How so? At least some of that questioning apparently revolved around the WDFW’s reporting of timber damage and its usage in estimating the Evergreen State’s bear population.
For a little background there, in October 2021—and after a previous lawsuit by the controversial hunt’s critics failed to stop the state’s spring black bear hunt—reporter Eli Francovich noted that (Link: https://www.chronline.com/stories/washington-wildlife-managers-extend-public-comment-opportunity-on-contentious-spring-black-bear,275825 ) the Washington spring black bear hunt “…is used to address timber damage, human-bear conflicts and concerns about fawn deer and elk survival.”
The report also noted that after the agency had completed its data gathering and analysis, having a bear hunt in 2022—the hunt has reportedly been in place in some form from 1999 through last year—and offering hunters 664 permits in 2022 was agreeable, in light of an agency expectation that up to 145 bears would be tagged by hunters in the state’s permit hunt.
For context, the previous year in 2021, the Francovich story notes that Washington hunters killed 124 black bears that year, 45 of them being female bears and one of those a lactating bear apparently with cubs. None of those numbers suggested that there was a decline in the state’s bear population, nor a need to trim back or eliminate the management activities secured by the hunt’s existence.
"Right now, in Washington, we have a fairly robust and stable population statewide," said Stephanie Simek, carnivore section manager for the WDFW, in the Francovich report. "We are working on improving our population monitoring process. But at this point we don't have any concerns."
Critics like the Humane Society of the United States disagreed, however, and according to Francovich’s story, despite Simek’s contention that the state’s bear population was robust, “…several commissioners questioned Simek, focusing particularly on WDFW's black bear population and density estimates. Commissioner Lorna Smith also questioned how timber damage was reported.”
According to Adkins and the Sportsmen’s Alliance organization, all of this isn’t coincidence. In fact, in a separate news release issued last month by Sportsmen’s Alliance, the Ohio organization noted that Smith led a discussion in February 2022 on a draft that would establish a new wildlife management plan for Washington that Adkins contends is "...straight out of the anti-hunting playbook to destroy effective fish and wildlife management and remove hunters from the landscape." (Link: https://sportsmensalliance.org/news/washington-commission-meeting-to-discuss-extreme-new-direction ).
Thanks to Monday's lawsuit in the Evergreen State, Adkins and his colleagues at SA hope to throw a roadblock up in that process, challenging the legal standing of Smith and others that Adkins contends are not playing by the state’s rules.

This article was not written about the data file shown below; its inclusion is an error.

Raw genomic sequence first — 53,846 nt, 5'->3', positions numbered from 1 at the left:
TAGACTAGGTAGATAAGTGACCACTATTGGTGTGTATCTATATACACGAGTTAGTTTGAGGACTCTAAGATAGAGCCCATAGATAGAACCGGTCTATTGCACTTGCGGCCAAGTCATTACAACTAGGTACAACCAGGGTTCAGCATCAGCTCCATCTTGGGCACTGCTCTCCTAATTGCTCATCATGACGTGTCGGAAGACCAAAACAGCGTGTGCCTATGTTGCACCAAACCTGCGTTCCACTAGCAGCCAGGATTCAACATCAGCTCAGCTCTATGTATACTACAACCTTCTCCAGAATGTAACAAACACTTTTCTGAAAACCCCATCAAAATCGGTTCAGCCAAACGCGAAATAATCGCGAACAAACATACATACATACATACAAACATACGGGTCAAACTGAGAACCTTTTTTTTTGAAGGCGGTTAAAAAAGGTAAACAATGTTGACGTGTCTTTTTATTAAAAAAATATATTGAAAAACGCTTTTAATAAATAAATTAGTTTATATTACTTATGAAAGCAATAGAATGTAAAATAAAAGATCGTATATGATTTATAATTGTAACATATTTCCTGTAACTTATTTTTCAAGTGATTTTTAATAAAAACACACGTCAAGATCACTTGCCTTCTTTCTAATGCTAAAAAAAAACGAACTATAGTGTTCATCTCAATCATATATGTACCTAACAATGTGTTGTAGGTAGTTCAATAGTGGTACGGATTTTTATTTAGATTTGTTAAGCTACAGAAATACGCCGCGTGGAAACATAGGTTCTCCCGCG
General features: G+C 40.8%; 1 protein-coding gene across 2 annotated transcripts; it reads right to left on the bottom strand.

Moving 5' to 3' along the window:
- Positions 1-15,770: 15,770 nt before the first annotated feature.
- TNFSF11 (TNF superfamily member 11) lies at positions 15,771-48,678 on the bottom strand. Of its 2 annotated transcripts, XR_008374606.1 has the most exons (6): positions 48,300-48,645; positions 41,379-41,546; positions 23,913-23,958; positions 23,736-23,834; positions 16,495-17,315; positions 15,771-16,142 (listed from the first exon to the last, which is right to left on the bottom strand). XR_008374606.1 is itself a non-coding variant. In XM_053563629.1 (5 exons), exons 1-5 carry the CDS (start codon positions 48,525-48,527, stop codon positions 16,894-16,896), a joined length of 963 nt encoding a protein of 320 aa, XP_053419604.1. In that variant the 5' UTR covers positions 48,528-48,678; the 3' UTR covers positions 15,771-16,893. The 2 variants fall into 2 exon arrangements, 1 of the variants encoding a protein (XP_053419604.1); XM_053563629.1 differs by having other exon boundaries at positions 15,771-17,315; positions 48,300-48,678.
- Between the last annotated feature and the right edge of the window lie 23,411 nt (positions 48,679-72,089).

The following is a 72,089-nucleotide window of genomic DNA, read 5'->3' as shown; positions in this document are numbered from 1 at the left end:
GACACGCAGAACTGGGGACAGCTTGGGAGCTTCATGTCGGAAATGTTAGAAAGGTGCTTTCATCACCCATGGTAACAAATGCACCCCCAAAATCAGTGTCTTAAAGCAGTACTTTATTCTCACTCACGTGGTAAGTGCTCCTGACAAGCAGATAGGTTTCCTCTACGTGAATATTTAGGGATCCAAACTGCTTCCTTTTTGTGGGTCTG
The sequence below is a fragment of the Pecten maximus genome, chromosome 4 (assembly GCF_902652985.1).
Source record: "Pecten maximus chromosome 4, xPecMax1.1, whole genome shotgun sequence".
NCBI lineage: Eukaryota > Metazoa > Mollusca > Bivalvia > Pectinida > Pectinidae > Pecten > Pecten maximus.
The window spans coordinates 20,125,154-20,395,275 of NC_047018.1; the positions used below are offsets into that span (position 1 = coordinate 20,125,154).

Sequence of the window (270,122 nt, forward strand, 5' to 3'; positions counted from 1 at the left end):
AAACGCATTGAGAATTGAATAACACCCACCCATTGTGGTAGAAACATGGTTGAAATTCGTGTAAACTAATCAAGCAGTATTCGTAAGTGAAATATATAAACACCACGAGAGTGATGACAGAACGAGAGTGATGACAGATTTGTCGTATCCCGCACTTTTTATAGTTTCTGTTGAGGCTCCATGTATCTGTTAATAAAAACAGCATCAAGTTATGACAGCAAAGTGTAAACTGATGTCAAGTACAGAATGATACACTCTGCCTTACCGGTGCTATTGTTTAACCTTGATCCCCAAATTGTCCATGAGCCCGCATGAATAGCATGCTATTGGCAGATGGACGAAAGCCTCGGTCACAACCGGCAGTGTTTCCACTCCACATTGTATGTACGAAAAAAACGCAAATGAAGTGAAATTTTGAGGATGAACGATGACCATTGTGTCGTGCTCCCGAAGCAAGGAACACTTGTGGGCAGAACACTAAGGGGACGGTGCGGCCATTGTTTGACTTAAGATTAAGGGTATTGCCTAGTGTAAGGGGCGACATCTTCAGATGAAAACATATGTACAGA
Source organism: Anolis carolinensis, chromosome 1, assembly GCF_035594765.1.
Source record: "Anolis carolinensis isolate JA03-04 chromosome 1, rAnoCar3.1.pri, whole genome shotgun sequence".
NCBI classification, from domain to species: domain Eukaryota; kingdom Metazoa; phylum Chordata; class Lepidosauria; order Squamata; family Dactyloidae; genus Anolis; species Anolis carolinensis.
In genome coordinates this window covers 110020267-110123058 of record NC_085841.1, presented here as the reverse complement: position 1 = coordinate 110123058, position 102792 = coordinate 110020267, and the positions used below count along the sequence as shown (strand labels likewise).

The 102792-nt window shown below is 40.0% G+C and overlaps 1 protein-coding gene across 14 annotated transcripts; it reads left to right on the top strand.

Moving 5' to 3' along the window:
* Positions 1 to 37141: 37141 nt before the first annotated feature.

"It’s more than a little instructive to note that there is not a single commissioner currently serving on the WFWC that has been confirmed by the senate,” Adkins also noted. “The whole thing is being run like a political cabal, so we can’t be surprised that Smith could care less about the rule of law and her own disqualifying behavior.”
With Adkins point being duly noted about the lack of senate confirmations so far, it is still apparently legally permissible for Washington commissioners to vote and make policy changes despite not having been senate confirmed. According to the WDFW news release above on two new members being appointed, it is stated that “Commissioners are appointed to six-year terms; appointees are subject to confirmation by the state Senate, which is currently in session. However, members are official upon appointment and serve as voting members on the Commission while awaiting Senate confirmation (Link: https://wdfw.wa.gov/newsroom/news-release/two-new-members-appointed-baker-re-appointed-washington-fish-and-wildlife-commission).
But given Adkins’ and SA’s strong contention that the WFWC is embarking down a dangerous trailway that leaves Washington’s hunters and the scientifically based wildlife conservation measures that used to define the state’s efforts, it’s easy to wonder about a majority overhaul of the state’s commission panel in the past 14-months, something that SA and others contend sets the Evergreen State on a dangerous slope that ultimately betrays the Commission’s purpose of working “…to preserve, protect and perpetuate fish, wildlife and ecosystems while providing sustainable fish and wildlife recreational and commercial opportunities.“
What’s the bottom line here? Given the news from Washington over the past few months, as well as the old adage "where there's smoke, there's fire,” and it’s certainly reasonable to expect plenty more developments in this case in ensuring months.
As always, we'll work to keep our Outdoor Sportsman Group readers up to date on the latest information regarding this contentious case building in the Pacific Northwest. Stay tuned, there is certainly more to come.
To hear more about the Sportsmen's Alliance, checkout the Episode 35 of the Petersen's Hunting Adventures Podcast with guest Brian Lynn